Maureen O’Neill first began working for the Toronto Real Estate Board (TREB) in 1980, as corporate relations manager; this year, she is part-way through her second term as TREB president. She had just begun serving as president-elect in 2007 when the new president accepted a job transfer out of Toronto. O’Neill moved up into the presidency a year early and, as a result, has been president during both the real estate market highs of 2007 and the lows of 2009.




O’Neill met with REM senior editor Kathy Bevan recently to discuss the challenges of the past year and a half, as well as the more prominent public advocacy role TREB has taken on.

 
REM: For the past two years, TREB has led a very public campaign against the City of Toronto’s land transfer tax increase – is this the kind of advocacy role you see TREB continuing to undertake?


O’Neill: Our lobbying efforts are becoming increasingly important, due to government intervention or government plans, which seem to be attacking the housing industry right at this very critical time of our economic picture. We’ve always lobbied in support of MLS, for private property rights and other issues, and those efforts have been successful at the federal level and at the provincial level. But the municipal level now is getting very, very busy and I see all boards across Canada having that same fight.


What’s happened in Toronto is a second land transfer tax, which was imposed upon the home buying public and really doubles their tax. TREB’s campaign against Toronto’s land transfer tax was overwhelmingly popular. We did a ground movement – we met with politicians, we lobbied, we got our members to write to their city councilors. It was a two-year battle and we were very successful in terms of getting people politicized. In spite of this, we lost by one vote, but we haven’t stopped.


The C.D. Howe Institute had a wonderful independent study by two professors at the University of Toronto and they determined there’s been a $170 million loss to Toronto as a direct result of the increase in the land transfer tax. We are never going to stop our efforts to have that tax repealed.
I think all this government intervention is going to move into other municipalities in time too. I think Toronto is the prototype; other municipalities are going to see housing as a cash cow.

Now, we’re facing the harmonizing of the GST and PST here in Ontario, which is going to have a very negative effect. We’ve also got all the extra taxes with garbage and water. So to me, advocating on behalf of our members on behalf of our clients, I see as a very important issue today.
 
REM: Your extended term as TREB president means you’ve been head of Canada’s largest board during both strong and weak markets – how did your role change as the market flattened?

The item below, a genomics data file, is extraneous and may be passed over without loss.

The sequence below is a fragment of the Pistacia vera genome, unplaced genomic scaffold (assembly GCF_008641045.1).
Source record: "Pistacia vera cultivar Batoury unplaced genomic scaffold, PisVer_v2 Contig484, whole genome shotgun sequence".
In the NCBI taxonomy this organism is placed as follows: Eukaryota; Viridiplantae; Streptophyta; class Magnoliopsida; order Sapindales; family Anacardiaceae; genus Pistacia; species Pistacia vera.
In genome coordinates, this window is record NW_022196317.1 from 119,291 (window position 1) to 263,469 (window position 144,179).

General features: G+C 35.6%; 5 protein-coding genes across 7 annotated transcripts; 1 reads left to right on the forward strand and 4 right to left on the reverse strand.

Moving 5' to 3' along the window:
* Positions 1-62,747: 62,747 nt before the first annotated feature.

O’Neill: I had to closely monitor things; to ensure we didn’t put any “spin” on figures, and to calm down the press, to give some perspective to the U.S. picture in comparison to the Toronto one. We could see our market declining, but not because of most of the issues people in the U.S. were facing. So as president of TREB, I had to be cognizant that the right story got out.


As a broker/manager, I came into the best market we’ve ever had. Really, it’s been an unprecedented 10-year run. I’ve been in the business a long time, and I’ve never seen a run like this – it usually lasts two or three years. But people started getting used to the idea that this was going to last forever – that mentality was there – and when it didn’t, it was quite a shock.


People had bought homes and paid a lot of money in Toronto’s peak market, because they thought, “if I don’t get in now, I’m never going to buy a house.” Now, in today’s market, you have all that psychological pressure happening – “I bought at the peak, I’m not going to make up for it”. So it’s been an interesting time.


I’m very happy that we’re in 2009, because we’re now comparing 2009 figures to 2008, which was a stabilizing, balancing year. Last year, when everything was declining, we were comparing 2008 to the best market ever – 2007 – so naturally the public said, “What do we do? Should we wait? Is this going to get worse?”


Normally we find that as soon as people start waiting for the bottom, it’s usually gone back up again. You’re waiting for the bottom, and then it’s too late. That’s why it’s called a real estate market – it’s a market like any other market. We just haven’t been used to the flexible things that have been happening in the stock market, for example – but real estate is a market and it’s always been a good long-term investment.